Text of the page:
Robert Dreicer, MD, provides an overview of the first-line therapy options available in metastatic castration-resistant prostate cancer and the recent advances in detection, diagnosis, and treatment.
Robert Dreicer, MD: Metastatic castration-resistant prostate cancer as a sort of a disease state has evolved pretty dramatically over the last couple of years, and we’re really poised to make additional changes. Among the most important issues is actually what happens in the castrate-sensitive metastatic setting. When people talk about a sequence of therapies, the first thing you have to figure out is, what happened when they were castrate-sensitive metastatic? We know that there is level 1 evidence, really practice-changing evidence, that ADT, androgen deprivation therapy, intensification with drugs like abiraterone [Zytiga], or apalutamide [Erleada], or enzalutamide [Xtandi], or docetaxel is the standard of care. We also know that its adoption rate still has a ways to go. When somebody says to me, “What’s a standard sequence for a patient with mCRPC [metastatic castration-resistant prostate cancer]?” There is no standard answer. You have to understand where we were in terms of what the patient’s received, what’s the clinical setting that the patient is currently in, is the patient symptomatic, or is this a PSA [prostate-specific antigen] only mCRPC progression? Are you a user of sipuleucel-T [Provenge] or not? Do you have investigation studies available? Did the patient receive an androgen receptor inhibitor? Abi [abiraterone], or enza [enzalutamide], or apa [apalutamide], in the castrate-sensitive setting? Because that will dictate changes and other changes are coming. We anticipate perhaps early in 2022, FDA [Food and Drug Administration] approval of an agent lutetium-177- PSMA [prostate-specific membrane antigen]-617 adding yet another drug to the mCRPC setting. There’s also evidence that likely will be presented over the next couple of months, which might suggest that patients benefit in the mCRPC setting by adding an ARI [androgen receptor inhibitor], drugs like abiraterone, or perhaps enzalutamide to a PARP inhibitor. There are a lot of changes, and you really have to sort of pay attention, but I think the key is the context of where the patient is by the time they arrive at mCRPC.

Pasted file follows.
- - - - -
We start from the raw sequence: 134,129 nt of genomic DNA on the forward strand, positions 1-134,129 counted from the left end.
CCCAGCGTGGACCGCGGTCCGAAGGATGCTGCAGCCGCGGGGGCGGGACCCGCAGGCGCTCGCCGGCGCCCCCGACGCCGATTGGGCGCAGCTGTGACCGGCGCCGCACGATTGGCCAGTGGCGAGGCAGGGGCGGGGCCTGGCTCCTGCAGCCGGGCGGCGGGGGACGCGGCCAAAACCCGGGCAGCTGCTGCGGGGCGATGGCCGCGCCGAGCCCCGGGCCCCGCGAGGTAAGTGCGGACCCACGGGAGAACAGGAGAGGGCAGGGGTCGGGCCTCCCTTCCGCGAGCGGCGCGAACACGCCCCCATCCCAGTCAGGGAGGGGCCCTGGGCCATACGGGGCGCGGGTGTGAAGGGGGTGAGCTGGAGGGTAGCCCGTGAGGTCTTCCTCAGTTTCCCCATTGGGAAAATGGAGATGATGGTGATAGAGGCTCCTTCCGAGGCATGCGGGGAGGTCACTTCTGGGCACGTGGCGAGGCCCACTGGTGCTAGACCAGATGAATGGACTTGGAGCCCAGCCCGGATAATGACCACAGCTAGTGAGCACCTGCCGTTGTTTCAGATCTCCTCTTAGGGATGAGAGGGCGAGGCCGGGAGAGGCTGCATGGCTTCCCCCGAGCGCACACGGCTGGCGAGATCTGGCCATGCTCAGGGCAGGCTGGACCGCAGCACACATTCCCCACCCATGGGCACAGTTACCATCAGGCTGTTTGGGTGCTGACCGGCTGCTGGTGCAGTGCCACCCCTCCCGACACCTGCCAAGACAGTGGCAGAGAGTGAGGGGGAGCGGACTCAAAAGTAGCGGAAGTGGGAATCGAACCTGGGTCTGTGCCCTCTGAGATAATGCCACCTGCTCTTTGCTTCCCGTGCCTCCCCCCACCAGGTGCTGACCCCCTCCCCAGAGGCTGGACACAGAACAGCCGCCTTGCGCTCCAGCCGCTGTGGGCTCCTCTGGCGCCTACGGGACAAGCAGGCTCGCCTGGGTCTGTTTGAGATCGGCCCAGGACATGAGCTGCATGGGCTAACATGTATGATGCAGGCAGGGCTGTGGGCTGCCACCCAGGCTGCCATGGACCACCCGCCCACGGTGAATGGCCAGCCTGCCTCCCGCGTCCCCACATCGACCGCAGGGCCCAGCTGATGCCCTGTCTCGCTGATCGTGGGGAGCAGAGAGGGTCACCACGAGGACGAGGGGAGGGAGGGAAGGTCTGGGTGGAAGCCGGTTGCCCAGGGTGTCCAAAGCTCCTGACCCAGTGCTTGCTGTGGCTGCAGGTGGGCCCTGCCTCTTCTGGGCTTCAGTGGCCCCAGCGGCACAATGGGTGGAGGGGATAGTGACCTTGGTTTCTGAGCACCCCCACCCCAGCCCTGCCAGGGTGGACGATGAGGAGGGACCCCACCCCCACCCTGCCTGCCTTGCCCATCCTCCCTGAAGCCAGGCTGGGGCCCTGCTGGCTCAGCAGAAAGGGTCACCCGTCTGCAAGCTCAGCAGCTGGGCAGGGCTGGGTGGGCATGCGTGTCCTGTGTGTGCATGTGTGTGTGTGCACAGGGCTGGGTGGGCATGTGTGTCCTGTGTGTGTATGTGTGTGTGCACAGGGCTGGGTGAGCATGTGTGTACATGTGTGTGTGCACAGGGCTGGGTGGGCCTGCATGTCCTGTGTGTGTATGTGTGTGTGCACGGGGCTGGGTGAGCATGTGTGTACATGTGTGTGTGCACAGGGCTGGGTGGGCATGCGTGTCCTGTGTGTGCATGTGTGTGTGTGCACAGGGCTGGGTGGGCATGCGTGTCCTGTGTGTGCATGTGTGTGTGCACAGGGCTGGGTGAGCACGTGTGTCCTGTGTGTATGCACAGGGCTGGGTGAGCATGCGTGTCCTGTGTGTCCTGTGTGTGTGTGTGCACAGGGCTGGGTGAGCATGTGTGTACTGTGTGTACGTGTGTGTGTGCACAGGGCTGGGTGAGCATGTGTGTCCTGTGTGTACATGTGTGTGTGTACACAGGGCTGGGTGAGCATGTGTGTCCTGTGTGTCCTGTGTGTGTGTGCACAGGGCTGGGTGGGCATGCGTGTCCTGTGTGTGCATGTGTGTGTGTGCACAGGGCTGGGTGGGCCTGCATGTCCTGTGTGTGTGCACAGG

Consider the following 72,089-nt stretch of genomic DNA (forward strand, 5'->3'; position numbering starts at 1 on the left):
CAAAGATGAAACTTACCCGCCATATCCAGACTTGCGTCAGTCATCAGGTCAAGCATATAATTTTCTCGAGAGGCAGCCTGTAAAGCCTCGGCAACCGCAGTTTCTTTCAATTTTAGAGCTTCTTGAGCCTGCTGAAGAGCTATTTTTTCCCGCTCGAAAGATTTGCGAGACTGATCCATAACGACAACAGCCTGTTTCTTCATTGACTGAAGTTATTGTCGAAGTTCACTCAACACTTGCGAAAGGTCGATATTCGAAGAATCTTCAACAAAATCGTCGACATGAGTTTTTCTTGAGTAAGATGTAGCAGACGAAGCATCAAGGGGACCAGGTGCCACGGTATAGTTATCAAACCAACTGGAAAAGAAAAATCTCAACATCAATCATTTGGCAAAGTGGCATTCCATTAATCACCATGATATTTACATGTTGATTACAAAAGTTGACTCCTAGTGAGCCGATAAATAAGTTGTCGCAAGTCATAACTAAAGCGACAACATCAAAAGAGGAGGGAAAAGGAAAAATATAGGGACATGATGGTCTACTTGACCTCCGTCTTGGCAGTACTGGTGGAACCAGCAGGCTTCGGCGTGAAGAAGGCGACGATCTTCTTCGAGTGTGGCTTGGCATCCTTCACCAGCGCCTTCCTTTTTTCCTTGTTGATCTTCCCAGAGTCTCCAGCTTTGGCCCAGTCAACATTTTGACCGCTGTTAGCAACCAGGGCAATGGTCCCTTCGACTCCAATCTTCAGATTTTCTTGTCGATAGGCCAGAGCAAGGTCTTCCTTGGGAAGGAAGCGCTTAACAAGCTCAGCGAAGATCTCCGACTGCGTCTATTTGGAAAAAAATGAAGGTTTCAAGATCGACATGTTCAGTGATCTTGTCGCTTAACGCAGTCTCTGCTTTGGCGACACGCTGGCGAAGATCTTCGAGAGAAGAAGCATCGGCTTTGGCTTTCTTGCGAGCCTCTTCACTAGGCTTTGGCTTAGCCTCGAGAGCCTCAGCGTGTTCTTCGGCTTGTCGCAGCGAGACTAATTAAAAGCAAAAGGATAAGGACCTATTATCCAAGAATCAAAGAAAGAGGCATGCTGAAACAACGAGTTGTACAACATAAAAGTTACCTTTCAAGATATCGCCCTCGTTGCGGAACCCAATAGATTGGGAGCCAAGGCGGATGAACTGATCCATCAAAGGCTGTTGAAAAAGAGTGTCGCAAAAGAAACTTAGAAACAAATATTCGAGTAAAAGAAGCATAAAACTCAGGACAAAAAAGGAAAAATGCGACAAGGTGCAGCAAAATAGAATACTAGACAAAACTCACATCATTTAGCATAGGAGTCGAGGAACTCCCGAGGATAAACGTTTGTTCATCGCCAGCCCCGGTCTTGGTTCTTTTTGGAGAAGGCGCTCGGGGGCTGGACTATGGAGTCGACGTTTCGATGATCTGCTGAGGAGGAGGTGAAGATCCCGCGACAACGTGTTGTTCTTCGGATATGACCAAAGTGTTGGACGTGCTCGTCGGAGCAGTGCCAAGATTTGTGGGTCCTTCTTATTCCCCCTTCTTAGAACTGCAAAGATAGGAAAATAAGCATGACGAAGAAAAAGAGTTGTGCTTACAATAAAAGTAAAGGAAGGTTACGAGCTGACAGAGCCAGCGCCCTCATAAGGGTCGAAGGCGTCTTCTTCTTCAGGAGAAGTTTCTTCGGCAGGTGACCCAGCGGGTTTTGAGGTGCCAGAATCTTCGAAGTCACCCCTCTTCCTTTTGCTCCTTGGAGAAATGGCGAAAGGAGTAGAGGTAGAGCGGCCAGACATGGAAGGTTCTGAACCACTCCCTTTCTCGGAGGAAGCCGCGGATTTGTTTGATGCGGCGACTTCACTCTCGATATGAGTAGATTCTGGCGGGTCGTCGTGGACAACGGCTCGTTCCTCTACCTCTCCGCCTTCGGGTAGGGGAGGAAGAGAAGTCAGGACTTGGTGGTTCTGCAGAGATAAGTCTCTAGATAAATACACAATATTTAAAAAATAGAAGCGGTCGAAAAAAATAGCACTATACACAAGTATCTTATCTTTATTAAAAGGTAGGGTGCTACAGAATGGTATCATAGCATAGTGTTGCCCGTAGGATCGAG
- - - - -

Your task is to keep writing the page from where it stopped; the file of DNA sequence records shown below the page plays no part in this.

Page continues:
When people ask the question, what are frontline therapies for patients with mCRPC? Again, one of the things that I take into consideration before I answer the question is, where is the patient in terms of prior therapies? Were they a de novo presentation with metastatic disease and were they intensified with drugs like docetaxel or an ARI? Were they evolved from prior local therapy to metastatic disease and received androgen deprivation therapy only? What’s the context of where they are in terms of mCRPC? For example, is it a patient who got intensified with abiraterone, and now has a slowly rising PSA in a castrate setting, completely asymptomatic? Versus a patient who again maybe had ADT primarily, and now has not only biochemical progression but has new bone metastases and is symptomatic. How we approach these 2 different patients would be very different. There is limited sequence level 1 evidence to tell us that you must do X, Y, and Z, and part of it is because of not only the heterogeneity of the disease itself but increasingly the kinds of therapies that these patients may have seen prior. And that also may include genomic data. What is the BRCA [BReast CAncer gene] or ATM [ataxia telangiectasia mutated] status of a patient? Are there DDR [DNA-damage response] mutations?There’s no simple answer, but there is a way of thinking about the clinical spectrum that you have to start with to identify what might be the optimal therapy for an individual patient.
Transcript edited for clarity.